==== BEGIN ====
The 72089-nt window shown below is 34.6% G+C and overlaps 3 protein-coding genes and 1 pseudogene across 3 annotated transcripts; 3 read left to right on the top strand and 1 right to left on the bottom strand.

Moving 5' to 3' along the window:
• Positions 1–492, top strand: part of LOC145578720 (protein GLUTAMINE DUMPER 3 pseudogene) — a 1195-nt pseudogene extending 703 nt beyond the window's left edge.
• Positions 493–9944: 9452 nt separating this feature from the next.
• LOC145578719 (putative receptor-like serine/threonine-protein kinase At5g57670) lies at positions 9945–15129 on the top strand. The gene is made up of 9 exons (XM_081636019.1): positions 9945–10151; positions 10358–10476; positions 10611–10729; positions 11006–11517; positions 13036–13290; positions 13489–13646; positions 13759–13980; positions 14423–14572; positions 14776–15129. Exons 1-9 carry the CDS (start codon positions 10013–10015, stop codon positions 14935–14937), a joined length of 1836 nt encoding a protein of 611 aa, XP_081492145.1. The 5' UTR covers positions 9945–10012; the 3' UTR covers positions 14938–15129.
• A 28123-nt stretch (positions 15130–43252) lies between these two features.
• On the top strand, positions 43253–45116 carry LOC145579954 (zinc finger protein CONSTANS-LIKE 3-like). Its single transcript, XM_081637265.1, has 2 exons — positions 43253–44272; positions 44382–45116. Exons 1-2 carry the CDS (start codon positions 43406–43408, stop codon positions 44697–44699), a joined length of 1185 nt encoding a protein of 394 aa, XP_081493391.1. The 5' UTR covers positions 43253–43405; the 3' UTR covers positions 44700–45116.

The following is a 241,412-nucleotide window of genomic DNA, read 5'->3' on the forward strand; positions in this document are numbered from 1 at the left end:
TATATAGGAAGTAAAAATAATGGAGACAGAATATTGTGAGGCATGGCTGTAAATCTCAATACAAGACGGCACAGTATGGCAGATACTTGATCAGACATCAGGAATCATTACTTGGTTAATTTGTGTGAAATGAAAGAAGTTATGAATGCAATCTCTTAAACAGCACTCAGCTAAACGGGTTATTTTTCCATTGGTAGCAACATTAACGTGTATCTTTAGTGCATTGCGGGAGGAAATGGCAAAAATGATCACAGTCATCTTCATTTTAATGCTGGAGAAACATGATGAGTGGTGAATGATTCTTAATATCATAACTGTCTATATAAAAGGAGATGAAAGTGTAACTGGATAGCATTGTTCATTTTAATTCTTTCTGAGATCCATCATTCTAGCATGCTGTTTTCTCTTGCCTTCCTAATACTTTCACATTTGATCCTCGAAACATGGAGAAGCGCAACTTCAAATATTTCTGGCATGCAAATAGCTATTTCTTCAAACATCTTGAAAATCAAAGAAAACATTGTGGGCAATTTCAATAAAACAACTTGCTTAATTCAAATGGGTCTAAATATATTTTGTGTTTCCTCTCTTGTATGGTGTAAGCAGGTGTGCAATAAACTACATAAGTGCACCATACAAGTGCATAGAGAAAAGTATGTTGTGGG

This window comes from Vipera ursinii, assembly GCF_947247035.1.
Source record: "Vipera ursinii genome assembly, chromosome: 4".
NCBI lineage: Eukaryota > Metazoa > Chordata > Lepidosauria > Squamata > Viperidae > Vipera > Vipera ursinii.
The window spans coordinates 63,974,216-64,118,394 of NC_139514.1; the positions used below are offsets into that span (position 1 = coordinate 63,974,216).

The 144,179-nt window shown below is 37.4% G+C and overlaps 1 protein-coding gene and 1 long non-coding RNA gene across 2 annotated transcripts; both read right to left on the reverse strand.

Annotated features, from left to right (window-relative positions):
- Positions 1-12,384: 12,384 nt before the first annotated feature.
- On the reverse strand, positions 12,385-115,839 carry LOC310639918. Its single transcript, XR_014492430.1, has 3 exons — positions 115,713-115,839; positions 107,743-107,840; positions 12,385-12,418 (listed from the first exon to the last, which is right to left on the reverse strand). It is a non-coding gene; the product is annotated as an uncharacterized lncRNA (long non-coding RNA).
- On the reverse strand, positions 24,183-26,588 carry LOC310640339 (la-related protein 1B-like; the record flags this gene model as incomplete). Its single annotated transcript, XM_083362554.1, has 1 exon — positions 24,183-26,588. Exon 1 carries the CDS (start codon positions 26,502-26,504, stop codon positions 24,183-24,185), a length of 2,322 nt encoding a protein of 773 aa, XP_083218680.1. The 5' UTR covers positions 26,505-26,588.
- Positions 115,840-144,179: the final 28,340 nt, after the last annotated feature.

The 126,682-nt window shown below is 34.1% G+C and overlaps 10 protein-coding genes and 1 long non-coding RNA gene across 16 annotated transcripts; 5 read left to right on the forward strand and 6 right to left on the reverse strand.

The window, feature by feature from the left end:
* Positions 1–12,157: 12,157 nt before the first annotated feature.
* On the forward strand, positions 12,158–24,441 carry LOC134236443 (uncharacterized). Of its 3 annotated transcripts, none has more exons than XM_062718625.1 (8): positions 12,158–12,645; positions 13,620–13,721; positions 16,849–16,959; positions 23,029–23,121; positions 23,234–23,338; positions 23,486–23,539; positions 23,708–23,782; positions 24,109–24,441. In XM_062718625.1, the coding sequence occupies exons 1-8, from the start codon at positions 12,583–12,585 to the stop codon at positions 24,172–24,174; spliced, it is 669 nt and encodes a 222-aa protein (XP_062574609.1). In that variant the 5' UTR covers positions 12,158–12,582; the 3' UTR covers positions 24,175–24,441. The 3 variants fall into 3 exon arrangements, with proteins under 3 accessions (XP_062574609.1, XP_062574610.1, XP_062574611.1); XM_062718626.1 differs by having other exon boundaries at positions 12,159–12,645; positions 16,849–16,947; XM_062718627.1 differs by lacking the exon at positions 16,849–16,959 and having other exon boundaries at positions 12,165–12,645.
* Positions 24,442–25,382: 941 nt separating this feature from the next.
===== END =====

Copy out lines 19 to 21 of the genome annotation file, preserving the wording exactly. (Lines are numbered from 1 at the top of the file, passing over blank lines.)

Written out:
- Positions 115,840-144,179: the final 28,340 nt, after the last annotated feature.

The 126,682-nt window shown below is 34.1% G+C and overlaps 10 protein-coding genes and 1 long non-coding RNA gene across 16 annotated transcripts; 5 read left to right on the forward strand and 6 right to left on the reverse strand.

The window, feature by feature from the left end: